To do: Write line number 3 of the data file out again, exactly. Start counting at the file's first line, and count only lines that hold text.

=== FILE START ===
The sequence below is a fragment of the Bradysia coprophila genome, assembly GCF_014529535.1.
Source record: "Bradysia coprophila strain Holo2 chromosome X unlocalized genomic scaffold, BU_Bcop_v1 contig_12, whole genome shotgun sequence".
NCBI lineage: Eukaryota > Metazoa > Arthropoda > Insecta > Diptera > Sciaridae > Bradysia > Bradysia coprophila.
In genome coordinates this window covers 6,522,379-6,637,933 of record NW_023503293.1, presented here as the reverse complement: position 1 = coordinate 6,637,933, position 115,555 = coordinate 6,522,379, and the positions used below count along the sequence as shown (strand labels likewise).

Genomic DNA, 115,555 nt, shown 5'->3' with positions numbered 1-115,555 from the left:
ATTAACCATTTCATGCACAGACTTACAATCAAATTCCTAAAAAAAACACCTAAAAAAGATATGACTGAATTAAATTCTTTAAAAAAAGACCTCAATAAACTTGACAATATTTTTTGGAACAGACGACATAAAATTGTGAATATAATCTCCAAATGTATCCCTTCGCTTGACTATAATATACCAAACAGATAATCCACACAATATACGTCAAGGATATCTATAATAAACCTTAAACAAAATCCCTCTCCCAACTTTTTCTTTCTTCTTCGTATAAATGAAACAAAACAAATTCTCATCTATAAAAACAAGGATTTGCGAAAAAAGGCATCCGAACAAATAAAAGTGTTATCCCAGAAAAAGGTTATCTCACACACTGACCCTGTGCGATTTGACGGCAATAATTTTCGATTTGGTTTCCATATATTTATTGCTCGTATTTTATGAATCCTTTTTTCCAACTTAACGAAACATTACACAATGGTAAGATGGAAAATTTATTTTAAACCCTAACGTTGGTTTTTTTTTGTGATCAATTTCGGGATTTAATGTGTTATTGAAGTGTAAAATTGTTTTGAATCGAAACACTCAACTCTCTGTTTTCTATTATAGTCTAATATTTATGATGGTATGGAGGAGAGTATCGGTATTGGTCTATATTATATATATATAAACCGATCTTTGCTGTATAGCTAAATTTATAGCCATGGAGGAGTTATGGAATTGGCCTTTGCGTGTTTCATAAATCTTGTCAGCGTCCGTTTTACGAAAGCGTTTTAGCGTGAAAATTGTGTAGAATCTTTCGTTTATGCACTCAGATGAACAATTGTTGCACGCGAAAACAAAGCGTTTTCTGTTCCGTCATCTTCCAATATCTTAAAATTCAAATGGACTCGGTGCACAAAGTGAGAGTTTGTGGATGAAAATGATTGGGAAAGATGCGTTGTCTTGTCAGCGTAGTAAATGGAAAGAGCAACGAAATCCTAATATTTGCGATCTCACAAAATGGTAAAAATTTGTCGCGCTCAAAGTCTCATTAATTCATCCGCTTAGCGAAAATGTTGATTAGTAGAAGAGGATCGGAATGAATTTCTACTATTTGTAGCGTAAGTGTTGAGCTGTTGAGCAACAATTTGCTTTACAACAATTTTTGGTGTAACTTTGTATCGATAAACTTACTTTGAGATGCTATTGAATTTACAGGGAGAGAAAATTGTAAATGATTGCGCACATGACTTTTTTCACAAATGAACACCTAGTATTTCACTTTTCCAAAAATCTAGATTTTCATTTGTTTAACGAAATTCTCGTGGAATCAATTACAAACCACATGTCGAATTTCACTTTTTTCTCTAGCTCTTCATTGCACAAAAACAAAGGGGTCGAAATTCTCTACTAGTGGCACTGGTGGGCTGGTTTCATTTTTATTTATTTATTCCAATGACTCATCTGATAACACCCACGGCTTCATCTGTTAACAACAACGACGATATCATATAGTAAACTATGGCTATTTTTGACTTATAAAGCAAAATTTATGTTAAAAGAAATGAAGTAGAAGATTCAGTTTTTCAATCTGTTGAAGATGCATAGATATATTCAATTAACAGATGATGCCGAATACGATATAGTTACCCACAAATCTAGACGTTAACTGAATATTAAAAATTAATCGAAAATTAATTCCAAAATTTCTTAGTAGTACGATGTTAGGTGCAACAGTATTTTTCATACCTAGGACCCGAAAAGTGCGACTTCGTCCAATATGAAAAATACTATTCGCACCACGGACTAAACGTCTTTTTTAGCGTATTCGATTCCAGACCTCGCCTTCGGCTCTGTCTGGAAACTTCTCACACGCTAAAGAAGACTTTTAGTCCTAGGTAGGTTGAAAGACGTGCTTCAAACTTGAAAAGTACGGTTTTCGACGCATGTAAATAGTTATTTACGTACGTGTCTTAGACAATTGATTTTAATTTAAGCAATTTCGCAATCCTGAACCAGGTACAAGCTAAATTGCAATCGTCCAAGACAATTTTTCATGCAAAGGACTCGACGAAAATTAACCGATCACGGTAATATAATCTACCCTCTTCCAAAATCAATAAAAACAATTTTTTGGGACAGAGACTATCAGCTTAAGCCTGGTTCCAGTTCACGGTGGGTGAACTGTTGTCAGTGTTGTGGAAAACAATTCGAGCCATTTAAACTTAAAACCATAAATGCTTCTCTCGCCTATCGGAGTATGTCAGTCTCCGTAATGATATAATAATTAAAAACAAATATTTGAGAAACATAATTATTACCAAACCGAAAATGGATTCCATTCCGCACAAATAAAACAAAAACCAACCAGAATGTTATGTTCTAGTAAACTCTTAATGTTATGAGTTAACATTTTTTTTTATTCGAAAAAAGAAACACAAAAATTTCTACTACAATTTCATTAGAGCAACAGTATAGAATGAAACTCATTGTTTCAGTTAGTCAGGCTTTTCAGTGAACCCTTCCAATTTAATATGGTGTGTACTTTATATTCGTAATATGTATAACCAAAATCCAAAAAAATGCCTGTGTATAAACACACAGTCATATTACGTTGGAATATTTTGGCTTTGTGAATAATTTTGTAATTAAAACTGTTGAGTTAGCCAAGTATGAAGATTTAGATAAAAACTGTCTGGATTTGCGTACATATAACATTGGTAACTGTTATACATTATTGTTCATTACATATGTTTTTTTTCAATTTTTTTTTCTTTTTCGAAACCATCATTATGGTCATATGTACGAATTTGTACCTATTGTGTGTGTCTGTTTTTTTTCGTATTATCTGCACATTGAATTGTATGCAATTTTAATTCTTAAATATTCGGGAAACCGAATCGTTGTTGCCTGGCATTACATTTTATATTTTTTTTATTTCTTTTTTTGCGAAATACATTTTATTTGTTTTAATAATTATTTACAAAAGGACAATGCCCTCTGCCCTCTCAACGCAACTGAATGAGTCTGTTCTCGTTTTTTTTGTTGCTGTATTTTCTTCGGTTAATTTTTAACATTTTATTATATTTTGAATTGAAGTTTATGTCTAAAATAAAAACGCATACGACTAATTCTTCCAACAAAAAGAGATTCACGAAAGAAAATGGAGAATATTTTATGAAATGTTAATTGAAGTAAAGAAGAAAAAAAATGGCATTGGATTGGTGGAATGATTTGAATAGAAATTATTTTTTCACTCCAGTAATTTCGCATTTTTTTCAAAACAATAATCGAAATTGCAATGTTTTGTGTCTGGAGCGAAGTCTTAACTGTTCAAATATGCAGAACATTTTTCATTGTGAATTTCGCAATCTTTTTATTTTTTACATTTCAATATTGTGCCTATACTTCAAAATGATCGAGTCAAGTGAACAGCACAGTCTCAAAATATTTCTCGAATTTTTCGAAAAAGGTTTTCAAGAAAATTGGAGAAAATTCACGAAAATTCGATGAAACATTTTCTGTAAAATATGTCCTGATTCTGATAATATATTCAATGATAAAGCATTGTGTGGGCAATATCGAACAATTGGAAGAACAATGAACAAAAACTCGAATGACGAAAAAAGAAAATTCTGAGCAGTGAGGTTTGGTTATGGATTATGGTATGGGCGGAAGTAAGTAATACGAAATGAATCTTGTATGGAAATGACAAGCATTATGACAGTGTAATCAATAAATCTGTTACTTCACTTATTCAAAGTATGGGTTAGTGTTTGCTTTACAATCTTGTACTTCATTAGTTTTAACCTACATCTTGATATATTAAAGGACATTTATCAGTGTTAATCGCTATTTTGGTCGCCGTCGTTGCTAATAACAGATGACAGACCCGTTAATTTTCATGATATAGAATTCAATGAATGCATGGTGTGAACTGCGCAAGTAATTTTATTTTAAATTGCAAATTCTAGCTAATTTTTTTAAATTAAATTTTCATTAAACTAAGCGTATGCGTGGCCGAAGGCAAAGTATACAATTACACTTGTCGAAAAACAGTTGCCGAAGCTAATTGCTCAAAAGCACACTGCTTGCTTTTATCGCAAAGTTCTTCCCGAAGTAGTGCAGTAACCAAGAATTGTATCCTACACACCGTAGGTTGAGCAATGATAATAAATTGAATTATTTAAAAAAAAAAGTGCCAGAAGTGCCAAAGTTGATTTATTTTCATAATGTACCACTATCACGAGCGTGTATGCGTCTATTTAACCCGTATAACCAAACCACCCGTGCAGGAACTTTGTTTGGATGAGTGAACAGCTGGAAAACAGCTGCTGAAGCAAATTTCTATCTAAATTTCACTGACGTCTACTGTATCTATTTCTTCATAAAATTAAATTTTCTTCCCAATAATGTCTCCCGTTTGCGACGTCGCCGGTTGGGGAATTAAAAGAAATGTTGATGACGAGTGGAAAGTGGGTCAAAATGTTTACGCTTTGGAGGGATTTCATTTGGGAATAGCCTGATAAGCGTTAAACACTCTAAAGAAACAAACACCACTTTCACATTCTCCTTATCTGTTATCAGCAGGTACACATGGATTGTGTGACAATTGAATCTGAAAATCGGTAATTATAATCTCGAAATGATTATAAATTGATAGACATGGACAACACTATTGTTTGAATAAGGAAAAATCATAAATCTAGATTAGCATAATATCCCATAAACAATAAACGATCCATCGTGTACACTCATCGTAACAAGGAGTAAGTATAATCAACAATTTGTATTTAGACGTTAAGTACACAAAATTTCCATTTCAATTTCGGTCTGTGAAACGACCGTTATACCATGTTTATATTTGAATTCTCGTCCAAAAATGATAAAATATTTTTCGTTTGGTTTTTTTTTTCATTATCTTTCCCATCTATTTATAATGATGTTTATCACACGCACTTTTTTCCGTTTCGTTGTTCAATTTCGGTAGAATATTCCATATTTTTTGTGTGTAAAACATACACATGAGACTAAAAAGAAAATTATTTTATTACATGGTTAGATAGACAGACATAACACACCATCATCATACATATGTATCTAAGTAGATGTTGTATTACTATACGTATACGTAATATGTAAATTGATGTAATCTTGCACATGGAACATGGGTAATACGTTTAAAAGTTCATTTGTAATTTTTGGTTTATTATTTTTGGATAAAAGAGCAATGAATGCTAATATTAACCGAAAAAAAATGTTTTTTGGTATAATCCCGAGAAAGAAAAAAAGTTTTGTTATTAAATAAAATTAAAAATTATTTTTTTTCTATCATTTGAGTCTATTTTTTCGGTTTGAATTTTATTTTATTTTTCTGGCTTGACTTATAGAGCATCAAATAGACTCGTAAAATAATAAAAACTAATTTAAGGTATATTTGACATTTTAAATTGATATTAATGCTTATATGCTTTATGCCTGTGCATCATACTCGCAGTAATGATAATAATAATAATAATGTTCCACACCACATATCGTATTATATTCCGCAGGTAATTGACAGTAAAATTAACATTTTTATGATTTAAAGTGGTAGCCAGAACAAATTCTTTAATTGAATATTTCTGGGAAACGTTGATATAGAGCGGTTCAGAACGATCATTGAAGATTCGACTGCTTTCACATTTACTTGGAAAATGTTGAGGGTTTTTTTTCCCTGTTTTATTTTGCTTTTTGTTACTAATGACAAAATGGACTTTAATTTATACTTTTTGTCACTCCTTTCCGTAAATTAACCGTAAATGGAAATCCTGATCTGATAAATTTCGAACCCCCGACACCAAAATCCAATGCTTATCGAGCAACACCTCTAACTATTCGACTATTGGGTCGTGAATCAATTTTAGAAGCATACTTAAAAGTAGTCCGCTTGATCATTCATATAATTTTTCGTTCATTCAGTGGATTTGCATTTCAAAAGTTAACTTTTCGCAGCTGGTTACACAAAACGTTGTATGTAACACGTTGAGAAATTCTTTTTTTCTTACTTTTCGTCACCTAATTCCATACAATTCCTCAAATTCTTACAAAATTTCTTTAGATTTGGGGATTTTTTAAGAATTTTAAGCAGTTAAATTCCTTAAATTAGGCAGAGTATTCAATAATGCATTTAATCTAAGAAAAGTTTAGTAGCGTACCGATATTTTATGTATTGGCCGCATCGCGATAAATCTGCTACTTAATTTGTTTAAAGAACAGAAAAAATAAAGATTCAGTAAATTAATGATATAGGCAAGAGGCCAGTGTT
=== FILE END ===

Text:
NCBI lineage: Eukaryota > Metazoa > Arthropoda > Insecta > Diptera > Sciaridae > Bradysia > Bradysia coprophila.